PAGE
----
How Your Dog Outsmarts You To Get What She Wants

If you’ve ever stopped to think about it, dogs have us humans right where they want us. We think we’re in charge, but we’re the ones bending over to serve them dinner and pour them fresh water. We’re the ones bending over outside to pick up their poop. We’re the ones rearranging our schedules to take them to their regularly scheduled vet appointments. Heck, they may see their doctor more than we see ours.

As much as we like to think we’re in charge, we humans need to be a bit more humble when it comes to our furry companions. They’re smarter than we give them credit, and they pick up on much more subtlety, too. Dogs can sense emotion just as well (if not better) than humans, and as a result, they learn how to push buttons much like a toddler learns to egg on his parents.

Playing you for the emotional fool you didn’t know you were is just one way our canines get what they want by outsmarting us. You may be getting taken for a ride every day by your dog without even knowing it. We see it everyday at South Bark when dogs come in for doggy daycare, grooming or boarding for the weekend. Allow us to point out their tricks for you…

Whining to Go Outside


For any dog owner lucky enough to live with a fenced in backyard, you know the sound. The subdued, yet insistent whining. The pawing at the patio door. The final full on bark to let you know that you can’t just ignore the dog, she needs to go outside to pee!

Well, what usually happens (at least in the warmer months)? You get up from your comfortable Lay-Z-Boy to let out the pooch only to watch her casually prance around the yard smelling this and that until finally, ten minutes later, she pees and finds her way back to the patio door to be let in. God forbid you’re not standing by the door ready, otherwise the barking will be intense… at a scolding decibel. If this only happened once or twice, no big deal. But this happens all the time, right? Yes, it does. Your dog knows how to push that “let me out or I’ll pee on your carpet” button quite well. Don’t kid yourself.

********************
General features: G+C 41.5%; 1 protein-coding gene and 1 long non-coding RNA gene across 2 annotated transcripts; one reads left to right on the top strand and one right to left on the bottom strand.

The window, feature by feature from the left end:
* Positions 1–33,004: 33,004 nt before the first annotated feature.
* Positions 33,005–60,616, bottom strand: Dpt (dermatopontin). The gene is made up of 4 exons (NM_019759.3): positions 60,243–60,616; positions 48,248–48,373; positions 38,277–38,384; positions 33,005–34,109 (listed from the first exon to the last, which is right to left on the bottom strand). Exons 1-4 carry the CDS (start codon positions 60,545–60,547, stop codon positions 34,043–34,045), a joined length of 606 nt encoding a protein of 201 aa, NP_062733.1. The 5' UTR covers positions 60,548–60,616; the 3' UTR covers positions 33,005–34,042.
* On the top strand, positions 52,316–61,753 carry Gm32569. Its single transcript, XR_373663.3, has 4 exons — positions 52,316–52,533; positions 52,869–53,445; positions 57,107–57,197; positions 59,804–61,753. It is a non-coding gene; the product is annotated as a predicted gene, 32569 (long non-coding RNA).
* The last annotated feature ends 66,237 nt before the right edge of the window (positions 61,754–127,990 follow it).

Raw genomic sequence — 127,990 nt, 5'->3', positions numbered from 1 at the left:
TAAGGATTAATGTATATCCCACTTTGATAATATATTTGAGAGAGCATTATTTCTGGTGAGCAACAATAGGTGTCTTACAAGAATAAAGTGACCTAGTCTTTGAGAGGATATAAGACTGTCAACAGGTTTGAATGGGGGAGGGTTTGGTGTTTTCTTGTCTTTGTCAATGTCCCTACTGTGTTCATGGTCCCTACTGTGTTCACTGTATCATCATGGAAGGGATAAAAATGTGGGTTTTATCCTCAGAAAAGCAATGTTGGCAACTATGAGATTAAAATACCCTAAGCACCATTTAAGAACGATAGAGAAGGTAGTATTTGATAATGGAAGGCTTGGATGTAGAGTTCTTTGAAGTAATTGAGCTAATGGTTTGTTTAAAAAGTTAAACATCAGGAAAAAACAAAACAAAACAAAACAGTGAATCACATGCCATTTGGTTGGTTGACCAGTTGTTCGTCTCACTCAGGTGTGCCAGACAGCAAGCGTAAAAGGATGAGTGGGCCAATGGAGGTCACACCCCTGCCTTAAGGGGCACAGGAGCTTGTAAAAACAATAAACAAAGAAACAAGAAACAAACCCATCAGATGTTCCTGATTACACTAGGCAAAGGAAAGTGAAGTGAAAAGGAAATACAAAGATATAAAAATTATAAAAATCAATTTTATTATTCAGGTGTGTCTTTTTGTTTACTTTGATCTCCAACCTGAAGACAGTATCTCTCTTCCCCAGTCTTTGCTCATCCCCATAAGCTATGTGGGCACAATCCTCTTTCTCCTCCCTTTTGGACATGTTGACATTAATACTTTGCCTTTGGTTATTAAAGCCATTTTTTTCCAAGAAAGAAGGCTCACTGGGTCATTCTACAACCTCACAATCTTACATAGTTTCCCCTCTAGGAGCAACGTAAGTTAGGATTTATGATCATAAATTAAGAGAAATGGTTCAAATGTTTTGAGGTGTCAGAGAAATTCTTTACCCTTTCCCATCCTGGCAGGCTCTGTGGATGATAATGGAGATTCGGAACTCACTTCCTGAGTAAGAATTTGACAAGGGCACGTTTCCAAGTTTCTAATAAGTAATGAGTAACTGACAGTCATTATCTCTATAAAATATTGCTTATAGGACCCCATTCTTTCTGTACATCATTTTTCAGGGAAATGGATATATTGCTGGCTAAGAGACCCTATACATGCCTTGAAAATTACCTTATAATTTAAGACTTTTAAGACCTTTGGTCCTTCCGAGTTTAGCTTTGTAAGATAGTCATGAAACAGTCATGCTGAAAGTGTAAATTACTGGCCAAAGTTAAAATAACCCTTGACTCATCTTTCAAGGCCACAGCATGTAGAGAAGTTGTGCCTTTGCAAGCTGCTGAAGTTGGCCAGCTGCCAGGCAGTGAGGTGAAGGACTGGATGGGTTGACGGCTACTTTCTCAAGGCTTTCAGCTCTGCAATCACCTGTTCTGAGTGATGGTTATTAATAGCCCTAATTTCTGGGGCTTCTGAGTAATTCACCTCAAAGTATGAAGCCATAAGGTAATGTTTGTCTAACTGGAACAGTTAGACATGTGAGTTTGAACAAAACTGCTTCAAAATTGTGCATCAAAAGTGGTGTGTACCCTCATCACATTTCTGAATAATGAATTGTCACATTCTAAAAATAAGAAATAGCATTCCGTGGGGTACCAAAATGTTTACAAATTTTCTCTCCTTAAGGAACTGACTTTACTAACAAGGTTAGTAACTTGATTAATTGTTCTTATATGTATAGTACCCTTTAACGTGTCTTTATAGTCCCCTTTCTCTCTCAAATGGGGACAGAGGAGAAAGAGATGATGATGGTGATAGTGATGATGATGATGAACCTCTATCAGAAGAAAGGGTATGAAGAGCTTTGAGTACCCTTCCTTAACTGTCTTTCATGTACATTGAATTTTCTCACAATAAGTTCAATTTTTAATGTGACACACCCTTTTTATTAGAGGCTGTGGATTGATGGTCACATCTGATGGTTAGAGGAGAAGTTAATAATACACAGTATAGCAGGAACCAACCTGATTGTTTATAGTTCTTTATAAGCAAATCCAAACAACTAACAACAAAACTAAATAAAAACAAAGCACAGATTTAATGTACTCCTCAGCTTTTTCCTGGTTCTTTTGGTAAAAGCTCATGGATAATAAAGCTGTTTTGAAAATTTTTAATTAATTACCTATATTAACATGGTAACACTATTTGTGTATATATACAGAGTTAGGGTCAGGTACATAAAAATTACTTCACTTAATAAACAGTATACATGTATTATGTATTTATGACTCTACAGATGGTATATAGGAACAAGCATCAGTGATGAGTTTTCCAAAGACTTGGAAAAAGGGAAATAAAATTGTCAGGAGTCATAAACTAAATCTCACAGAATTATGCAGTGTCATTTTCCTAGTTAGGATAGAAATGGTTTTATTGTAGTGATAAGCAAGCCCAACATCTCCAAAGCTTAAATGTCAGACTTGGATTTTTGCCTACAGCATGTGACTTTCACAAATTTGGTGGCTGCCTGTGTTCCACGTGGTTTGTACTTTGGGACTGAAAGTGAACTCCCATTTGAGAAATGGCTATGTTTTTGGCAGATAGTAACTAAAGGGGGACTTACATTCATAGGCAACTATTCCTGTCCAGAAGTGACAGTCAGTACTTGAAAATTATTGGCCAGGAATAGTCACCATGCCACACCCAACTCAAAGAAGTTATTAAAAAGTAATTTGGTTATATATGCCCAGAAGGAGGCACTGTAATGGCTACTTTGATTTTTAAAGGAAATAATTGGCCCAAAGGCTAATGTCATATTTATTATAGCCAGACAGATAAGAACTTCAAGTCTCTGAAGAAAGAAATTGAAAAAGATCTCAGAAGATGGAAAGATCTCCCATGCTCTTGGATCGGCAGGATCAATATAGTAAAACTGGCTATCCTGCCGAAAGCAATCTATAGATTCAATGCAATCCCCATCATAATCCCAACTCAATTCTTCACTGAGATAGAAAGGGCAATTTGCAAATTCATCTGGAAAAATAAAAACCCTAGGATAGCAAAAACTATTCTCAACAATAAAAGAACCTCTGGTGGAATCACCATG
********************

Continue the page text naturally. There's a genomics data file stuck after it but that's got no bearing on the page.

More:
Pretending to Listen to You


This is a classic all dog owners will relate to. You know the kitchen counter, right? The place where you keep things like a loaf of bread, a butter dish and maybe even a cookie jar. It’s a place with human things, not dog things. The problem is, your dog can smell what’s up there and wants at it no matter what.

So you train her not to jump up on the counter. You train her not to eat people food like bread or butter. You may even scold or punish the bad behavior, or reward the positive behavior of getting down when told to get off the counter. But what happens when you leave the house and grant your dog the run of the place? You come home to a half-eaten loaf of bread, missing butter and a smashed cookie jar.

Your dog just completed faked you out. She had you thinking she knew better. She led you to believe she had learned right from wrong. Instead, what she learned was jumping up then listening when told to jump back down was rewarded. When you weren’t home to tell her to get down and reward her for doing so, she just went ahead and took her own reward. You got dogged!

Faking an Injury to Get Attention


This is a rare case, but it has happened. The story goes a dog injured his right rear leg so badly that it required surgery. After surgery there was a period of healing required where the owners were told to limit activity and essentially wait on the dog as if he were helpless.

A few weeks later at the vet checkup, the owners reported that after they removed the bandage the dog still walked around with his previously injured hind leg raised up as if it were still bothering him. The vet checked it out and found that the bone and muscle both appeared strong. Questioning whether the owners headed his avdice to limit activity during recovery, the vet tried to lay blame on the owners. But they were adamant, saying they followed orders to limit activity and treat the dog with extra care.

Puzzled, the vet decided to do a little experiment. He bandaged up the other hind leg, the one that hadn’t been injured. Just as he suspected, as soon as the dog was without the use of that leg, he miraculously rebounded and started immediately putting weight on the previously injured (now healed) leg.

The lesson here, as with anything when you’re dealing with a dog, is to pay attention to which actions and behaviors you’re reinforcing. This is an extreme case, but it illustrates just how well a dog can pick up on what you approve or disapprove of (and what you reward). The owners had done too good a job taking care of their injured pup that he learned to milk it long after his leg had recovered.

Is your dog milking it to get what he or she wants? Probably. But don’t get too caught up in it. You have a dog because you love his or her companionship. Always let them know how much you love them. Play with them. Talk to them. Exercise with them. Just be cautious when they start to take advantage of the situation and end up forcing you to wait on them hand and paw!

‘Bark Bites’ is brought to you by South Bark Doggy Daycare, Boarding & Grooming